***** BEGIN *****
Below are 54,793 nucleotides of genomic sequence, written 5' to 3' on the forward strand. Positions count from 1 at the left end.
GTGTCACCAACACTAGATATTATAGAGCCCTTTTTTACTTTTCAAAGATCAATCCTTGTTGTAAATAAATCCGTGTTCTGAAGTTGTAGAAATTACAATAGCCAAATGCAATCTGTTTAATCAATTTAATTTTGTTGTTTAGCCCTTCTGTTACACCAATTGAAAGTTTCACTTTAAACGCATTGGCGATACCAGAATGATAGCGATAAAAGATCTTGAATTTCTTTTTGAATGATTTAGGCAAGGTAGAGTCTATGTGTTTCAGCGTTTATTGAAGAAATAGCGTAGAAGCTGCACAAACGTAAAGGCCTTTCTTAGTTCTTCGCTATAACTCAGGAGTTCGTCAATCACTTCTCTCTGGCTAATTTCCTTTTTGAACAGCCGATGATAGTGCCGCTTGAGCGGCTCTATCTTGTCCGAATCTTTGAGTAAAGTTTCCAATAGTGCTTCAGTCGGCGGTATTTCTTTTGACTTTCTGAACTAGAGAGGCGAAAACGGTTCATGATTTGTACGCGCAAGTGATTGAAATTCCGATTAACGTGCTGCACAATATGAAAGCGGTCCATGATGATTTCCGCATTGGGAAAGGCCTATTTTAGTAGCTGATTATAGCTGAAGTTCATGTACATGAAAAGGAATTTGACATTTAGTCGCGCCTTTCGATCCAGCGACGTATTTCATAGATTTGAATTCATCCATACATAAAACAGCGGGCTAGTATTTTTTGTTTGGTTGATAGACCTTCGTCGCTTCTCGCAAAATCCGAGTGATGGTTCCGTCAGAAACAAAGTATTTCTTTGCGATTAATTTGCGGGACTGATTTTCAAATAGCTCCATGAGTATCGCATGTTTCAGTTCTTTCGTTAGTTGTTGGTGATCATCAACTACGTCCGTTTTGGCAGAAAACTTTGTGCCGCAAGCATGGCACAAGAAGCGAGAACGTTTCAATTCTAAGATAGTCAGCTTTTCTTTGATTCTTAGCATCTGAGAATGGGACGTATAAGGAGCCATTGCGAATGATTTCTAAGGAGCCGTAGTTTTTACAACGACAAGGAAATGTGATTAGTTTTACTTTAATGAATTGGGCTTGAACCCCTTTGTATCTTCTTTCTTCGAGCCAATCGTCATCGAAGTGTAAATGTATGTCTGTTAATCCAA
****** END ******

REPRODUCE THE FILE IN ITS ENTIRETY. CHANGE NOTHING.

Below are 54,793 nucleotides of genomic sequence, written 5' to 3' on the forward strand. Positions count from 1 at the left end.
GTGTCACCAACACTAGATATTATAGAGCCCTTTTTTACTTTTCAAAGATCAATCCTTGTTGTAAATAAATCCGTGTTCTGAAGTTGTAGAAATTACAATAGCCAAATGCAATCTGTTTAATCAATTTAATTTTGTTGTTTAGCCCTTCTGTTACACCAATTGAAAGTTTCACTTTAAACGCATTGGCGATACCAGAATGATAGCGATAAAAGATCTTGAATTTCTTTTTGAATGATTTAGGCAAGGTAGAGTCTATGTGTTTCAGCGTTTATTGAAGAAATAGCGTAGAAGCTGCACAAACGTAAAGGCCTTTCTTAGTTCTTCGCTATAACTCAGGAGTTCGTCAATCACTTCTCTCTGGCTAATTTCCTTTTTGAACAGCCGATGATAGTGCCGCTTGAGCGGCTCTATCTTGTCCGAATCTTTGAGTAAAGTTTCCAATAGTGCTTCAGTCGGCGGTATTTCTTTTGACTTTCTGAACTAGAGAGGCGAAAACGGTTCATGATTTGTACGCGCAAGTGATTGAAATTCCGATTAACGTGCTGCACAATATGAAAGCGGTCCATGATGATTTCCGCATTGGGAAAGGCCTATTTTAGTAGCTGATTATAGCTGAAGTTCATGTACATGAAAAGGAATTTGACATTTAGTCGCGCCTTTCGATCCAGCGACGTATTTCATAGATTTGAATTCATCCATACATAAAACAGCGGGCTAGTATTTTTTGTTTGGTTGATAGACCTTCGTCGCTTCTCGCAAAATCCGAGTGATGGTTCCGTCAGAAACAAAGTATTTCTTTGCGATTAATTTGCGGGACTGATTTTCAAATAGCTCCATGAGTATCGCATGTTTCAGTTCTTTCGTTAGTTGTTGGTGATCATCAACTACGTCCGTTTTGGCAGAAAACTTTGTGCCGCAAGCATGGCACAAGAAGCGAGAACGTTTCAATTCTAAGATAGTCAGCTTTTCTTTGATTCTTAGCATCTGAGAATGGGACGTATAAGGAGCCATTGCGAATGATTTCTAAGGAGCCGTAGTTTTTACAACGACAAGGAAATGTGATTAGTTTTACTTTAATGAATTGGGCTTGAACCCCTTTGTATCTTCTTTCTTCGAGCCAATCGTCATCGAAGTGTAAATGTATGTCTGTTAATCCAA